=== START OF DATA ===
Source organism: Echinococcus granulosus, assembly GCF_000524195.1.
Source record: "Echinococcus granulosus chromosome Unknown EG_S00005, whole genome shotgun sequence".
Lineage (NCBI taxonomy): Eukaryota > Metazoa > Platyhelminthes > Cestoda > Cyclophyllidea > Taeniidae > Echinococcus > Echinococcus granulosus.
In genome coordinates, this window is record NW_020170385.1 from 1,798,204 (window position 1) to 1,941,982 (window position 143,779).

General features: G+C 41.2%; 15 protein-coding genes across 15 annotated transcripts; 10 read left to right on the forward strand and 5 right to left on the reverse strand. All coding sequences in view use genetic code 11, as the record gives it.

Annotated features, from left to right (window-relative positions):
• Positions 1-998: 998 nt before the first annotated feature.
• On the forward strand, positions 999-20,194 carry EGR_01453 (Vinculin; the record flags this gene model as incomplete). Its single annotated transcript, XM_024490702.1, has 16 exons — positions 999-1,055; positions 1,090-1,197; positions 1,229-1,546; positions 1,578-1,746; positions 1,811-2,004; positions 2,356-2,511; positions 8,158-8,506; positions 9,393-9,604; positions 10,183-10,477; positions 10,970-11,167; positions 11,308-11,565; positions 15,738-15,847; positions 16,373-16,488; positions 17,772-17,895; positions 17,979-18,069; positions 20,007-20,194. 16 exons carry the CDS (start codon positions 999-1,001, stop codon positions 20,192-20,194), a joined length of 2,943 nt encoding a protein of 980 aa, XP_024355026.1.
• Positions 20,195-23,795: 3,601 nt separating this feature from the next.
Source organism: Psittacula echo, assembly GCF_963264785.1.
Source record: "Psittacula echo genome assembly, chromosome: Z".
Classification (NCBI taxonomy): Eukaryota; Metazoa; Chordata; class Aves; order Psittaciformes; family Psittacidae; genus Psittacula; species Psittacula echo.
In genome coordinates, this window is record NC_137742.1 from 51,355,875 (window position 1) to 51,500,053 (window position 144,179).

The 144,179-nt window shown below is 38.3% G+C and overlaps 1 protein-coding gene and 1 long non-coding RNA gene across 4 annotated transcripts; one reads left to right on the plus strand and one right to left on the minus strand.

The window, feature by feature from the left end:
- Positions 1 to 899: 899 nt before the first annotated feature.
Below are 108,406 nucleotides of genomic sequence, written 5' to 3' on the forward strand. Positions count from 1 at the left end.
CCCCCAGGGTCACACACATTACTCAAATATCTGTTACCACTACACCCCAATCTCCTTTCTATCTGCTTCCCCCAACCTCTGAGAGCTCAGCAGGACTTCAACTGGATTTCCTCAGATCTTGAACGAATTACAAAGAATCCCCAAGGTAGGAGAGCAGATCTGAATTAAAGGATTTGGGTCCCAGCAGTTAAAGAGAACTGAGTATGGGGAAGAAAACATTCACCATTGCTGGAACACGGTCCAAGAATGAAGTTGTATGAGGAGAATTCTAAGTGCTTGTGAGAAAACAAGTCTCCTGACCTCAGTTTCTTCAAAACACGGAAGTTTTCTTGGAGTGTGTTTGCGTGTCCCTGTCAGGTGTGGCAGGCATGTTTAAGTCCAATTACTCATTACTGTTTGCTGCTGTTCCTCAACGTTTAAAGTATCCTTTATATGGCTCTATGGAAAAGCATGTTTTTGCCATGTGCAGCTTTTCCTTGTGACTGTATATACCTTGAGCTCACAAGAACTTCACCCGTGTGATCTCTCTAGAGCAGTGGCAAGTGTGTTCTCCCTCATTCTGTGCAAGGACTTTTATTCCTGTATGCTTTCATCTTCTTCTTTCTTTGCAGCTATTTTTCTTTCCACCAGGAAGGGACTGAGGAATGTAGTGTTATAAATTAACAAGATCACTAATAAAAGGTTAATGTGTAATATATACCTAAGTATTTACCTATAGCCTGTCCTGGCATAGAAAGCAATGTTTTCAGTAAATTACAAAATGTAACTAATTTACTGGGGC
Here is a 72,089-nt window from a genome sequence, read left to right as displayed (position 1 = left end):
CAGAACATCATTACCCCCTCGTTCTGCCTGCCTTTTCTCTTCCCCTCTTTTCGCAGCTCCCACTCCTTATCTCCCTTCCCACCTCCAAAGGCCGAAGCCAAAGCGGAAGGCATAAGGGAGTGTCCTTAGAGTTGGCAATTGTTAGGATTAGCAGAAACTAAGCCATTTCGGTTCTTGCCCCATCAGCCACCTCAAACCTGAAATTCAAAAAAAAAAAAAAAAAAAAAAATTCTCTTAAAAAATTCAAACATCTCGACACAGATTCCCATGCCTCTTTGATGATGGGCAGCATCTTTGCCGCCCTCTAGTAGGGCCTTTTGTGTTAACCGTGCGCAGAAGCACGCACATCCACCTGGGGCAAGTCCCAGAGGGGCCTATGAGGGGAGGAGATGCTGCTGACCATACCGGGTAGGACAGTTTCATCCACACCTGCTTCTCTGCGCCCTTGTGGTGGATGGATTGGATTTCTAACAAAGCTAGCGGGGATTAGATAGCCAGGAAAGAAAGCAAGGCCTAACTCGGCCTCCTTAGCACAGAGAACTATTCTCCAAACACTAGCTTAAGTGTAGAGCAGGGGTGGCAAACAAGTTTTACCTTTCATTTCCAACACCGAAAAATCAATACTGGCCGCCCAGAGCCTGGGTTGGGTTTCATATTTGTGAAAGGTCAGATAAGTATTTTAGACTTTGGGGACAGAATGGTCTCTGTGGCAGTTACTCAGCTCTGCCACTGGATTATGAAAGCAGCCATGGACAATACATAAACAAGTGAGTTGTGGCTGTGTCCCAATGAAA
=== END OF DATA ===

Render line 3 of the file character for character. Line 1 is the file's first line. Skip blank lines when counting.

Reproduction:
Lineage (NCBI taxonomy): Eukaryota > Metazoa > Platyhelminthes > Cestoda > Cyclophyllidea > Taeniidae > Echinococcus > Echinococcus granulosus.